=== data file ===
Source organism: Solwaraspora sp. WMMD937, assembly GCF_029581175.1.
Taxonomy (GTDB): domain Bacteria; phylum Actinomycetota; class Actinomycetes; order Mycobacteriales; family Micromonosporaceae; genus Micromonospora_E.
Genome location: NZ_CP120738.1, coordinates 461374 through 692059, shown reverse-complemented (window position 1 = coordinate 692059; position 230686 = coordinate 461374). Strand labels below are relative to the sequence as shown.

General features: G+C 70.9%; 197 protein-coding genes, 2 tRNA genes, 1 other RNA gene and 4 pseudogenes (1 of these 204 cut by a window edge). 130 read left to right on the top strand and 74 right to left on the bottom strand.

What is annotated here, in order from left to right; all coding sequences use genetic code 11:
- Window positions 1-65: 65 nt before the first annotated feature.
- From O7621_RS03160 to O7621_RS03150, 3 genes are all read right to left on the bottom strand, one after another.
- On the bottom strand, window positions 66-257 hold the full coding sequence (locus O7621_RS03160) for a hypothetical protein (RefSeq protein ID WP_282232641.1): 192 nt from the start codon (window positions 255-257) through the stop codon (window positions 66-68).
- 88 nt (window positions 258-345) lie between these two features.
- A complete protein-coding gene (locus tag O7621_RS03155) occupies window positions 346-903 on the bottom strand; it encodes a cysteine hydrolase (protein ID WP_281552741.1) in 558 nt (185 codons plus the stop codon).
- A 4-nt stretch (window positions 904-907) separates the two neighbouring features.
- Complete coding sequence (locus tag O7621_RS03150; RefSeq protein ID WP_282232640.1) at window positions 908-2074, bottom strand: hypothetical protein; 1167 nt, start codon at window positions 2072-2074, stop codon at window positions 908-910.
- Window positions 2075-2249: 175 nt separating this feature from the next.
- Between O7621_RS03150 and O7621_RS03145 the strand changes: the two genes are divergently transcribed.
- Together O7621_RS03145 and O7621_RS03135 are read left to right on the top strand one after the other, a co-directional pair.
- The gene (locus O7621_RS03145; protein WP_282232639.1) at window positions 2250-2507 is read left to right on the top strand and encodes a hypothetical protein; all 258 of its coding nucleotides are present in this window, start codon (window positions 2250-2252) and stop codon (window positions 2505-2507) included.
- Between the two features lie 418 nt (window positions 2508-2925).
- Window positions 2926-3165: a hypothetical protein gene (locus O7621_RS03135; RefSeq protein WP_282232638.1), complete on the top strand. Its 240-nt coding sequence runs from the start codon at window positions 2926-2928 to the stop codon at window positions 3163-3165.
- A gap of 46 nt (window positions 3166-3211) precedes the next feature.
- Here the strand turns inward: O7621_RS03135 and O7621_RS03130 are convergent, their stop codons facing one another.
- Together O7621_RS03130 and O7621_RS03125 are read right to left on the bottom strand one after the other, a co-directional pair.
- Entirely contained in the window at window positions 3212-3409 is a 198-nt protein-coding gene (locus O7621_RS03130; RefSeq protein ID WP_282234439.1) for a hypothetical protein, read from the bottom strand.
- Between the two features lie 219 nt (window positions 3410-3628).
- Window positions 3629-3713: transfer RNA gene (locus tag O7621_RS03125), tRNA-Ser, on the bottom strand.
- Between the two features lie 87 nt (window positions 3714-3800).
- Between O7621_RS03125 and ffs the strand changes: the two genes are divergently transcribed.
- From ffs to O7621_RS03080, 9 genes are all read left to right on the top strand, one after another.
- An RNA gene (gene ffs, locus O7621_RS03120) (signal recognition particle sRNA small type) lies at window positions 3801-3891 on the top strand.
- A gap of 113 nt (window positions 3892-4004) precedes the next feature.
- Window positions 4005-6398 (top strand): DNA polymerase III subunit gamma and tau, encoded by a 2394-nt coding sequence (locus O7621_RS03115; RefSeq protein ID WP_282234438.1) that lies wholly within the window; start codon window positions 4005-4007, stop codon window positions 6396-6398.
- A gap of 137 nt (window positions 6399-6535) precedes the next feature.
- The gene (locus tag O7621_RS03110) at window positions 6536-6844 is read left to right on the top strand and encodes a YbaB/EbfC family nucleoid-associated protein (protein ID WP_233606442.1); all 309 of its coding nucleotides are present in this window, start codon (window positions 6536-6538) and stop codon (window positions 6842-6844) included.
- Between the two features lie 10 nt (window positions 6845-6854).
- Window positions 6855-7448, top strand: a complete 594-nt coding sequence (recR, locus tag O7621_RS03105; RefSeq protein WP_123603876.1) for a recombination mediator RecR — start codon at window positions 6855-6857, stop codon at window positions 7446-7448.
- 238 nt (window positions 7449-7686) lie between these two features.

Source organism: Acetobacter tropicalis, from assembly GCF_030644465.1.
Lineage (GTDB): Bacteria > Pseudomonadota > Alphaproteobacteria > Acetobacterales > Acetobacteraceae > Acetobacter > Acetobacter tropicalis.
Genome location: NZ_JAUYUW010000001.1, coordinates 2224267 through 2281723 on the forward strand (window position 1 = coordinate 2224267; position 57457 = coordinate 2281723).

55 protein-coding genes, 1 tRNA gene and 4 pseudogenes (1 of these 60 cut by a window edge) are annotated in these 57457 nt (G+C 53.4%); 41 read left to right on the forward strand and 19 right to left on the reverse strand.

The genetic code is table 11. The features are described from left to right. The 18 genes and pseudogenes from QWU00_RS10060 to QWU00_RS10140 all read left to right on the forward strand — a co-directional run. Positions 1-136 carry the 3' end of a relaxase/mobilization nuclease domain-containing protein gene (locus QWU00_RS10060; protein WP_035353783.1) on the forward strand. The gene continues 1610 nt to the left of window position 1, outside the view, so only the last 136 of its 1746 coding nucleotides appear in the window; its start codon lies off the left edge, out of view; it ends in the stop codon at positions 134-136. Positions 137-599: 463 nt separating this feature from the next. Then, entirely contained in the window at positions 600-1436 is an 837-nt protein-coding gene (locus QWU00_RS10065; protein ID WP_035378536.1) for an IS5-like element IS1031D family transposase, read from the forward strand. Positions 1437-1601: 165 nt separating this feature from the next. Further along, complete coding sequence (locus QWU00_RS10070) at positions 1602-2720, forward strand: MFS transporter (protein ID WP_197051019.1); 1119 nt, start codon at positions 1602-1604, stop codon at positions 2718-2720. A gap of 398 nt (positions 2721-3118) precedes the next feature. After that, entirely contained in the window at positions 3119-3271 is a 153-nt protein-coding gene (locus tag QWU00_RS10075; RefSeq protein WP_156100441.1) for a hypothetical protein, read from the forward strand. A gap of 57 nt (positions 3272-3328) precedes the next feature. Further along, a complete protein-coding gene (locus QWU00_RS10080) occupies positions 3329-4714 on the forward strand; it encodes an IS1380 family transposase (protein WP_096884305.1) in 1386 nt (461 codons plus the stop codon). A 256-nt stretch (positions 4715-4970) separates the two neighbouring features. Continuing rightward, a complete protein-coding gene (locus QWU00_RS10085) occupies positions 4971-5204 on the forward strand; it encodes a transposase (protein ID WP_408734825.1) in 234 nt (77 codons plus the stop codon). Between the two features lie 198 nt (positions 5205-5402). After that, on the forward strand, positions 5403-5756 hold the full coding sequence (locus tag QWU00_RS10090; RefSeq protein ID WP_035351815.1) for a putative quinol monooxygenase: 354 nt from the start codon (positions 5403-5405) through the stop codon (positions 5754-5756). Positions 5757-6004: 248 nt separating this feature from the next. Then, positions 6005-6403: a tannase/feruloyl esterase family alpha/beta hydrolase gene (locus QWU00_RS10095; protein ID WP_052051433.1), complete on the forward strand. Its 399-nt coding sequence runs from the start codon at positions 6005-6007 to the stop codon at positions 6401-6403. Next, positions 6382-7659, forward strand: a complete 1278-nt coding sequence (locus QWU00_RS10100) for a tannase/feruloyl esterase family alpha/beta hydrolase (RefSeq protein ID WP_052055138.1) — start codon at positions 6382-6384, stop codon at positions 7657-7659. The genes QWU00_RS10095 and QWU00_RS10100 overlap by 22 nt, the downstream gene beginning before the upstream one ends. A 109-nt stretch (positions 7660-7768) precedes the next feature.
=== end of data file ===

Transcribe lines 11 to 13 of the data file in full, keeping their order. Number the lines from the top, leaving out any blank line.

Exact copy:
- A 4-nt stretch (window positions 904-907) separates the two neighbouring features.
- Complete coding sequence (locus tag O7621_RS03150; RefSeq protein ID WP_282232640.1) at window positions 908-2074, bottom strand: hypothetical protein; 1167 nt, start codon at window positions 2072-2074, stop codon at window positions 908-910.
- Window positions 2075-2249: 175 nt separating this feature from the next.